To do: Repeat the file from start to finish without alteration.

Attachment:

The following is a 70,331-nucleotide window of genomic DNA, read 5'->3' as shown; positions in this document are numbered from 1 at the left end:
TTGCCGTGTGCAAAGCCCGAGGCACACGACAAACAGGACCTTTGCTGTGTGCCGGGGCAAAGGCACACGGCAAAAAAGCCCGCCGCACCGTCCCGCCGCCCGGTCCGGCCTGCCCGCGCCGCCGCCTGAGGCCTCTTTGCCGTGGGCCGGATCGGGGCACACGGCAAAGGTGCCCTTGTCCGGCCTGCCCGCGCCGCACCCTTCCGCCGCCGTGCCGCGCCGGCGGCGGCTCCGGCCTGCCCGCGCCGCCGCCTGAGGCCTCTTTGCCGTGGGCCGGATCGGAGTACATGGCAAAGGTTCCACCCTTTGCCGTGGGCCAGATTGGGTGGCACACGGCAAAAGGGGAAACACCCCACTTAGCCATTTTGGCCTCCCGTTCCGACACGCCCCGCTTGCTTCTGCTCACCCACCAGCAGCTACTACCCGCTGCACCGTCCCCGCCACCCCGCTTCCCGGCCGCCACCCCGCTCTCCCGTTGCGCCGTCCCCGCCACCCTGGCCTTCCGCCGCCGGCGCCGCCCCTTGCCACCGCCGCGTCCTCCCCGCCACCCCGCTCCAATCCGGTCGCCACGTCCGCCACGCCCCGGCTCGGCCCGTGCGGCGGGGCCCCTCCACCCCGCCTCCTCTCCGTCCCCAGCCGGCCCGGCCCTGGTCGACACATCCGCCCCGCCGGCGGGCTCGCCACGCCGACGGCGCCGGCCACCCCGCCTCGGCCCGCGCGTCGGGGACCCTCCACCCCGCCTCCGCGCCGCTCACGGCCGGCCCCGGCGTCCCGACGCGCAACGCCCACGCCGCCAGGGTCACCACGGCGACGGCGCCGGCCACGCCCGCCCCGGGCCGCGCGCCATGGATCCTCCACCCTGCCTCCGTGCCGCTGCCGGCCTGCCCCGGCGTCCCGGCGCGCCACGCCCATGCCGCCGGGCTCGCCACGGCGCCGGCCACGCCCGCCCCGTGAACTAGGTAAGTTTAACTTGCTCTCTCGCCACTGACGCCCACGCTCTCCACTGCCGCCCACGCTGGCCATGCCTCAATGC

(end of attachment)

The following is a 70,331-nucleotide window of genomic DNA, read 5'->3' as shown; positions in this document are numbered from 1 at the left end:
TTGCCGTGTGCAAAGCCCGAGGCACACGACAAACAGGACCTTTGCTGTGTGCCGGGGCAAAGGCACACGGCAAAAAAGCCCGCCGCACCGTCCCGCCGCCCGGTCCGGCCTGCCCGCGCCGCCGCCTGAGGCCTCTTTGCCGTGGGCCGGATCGGGGCACACGGCAAAGGTGCCCTTGTCCGGCCTGCCCGCGCCGCACCCTTCCGCCGCCGTGCCGCGCCGGCGGCGGCTCCGGCCTGCCCGCGCCGCCGCCTGAGGCCTCTTTGCCGTGGGCCGGATCGGAGTACATGGCAAAGGTTCCACCCTTTGCCGTGGGCCAGATTGGGTGGCACACGGCAAAAGGGGAAACACCCCACTTAGCCATTTTGGCCTCCCGTTCCGACACGCCCCGCTTGCTTCTGCTCACCCACCAGCAGCTACTACCCGCTGCACCGTCCCCGCCACCCCGCTTCCCGGCCGCCACCCCGCTCTCCCGTTGCGCCGTCCCCGCCACCCTGGCCTTCCGCCGCCGGCGCCGCCCCTTGCCACCGCCGCGTCCTCCCCGCCACCCCGCTCCAATCCGGTCGCCACGTCCGCCACGCCCCGGCTCGGCCCGTGCGGCGGGGCCCCTCCACCCCGCCTCCTCTCCGTCCCCAGCCGGCCCGGCCCTGGTCGACACATCCGCCCCGCCGGCGGGCTCGCCACGCCGACGGCGCCGGCCACCCCGCCTCGGCCCGCGCGTCGGGGACCCTCCACCCCGCCTCCGCGCCGCTCACGGCCGGCCCCGGCGTCCCGACGCGCAACGCCCACGCCGCCAGGGTCACCACGGCGACGGCGCCGGCCACGCCCGCCCCGGGCCGCGCGCCATGGATCCTCCACCCTGCCTCCGTGCCGCTGCCGGCCTGCCCCGGCGTCCCGGCGCGCCACGCCCATGCCGCCGGGCTCGCCACGGCGCCGGCCACGCCCGCCCCGTGAACTAGGTAAGTTTAACTTGCTCTCTCGCCACTGACGCCCACGCTCTCCACTGCCGCCCACGCTGGCCATGCCTCAATGC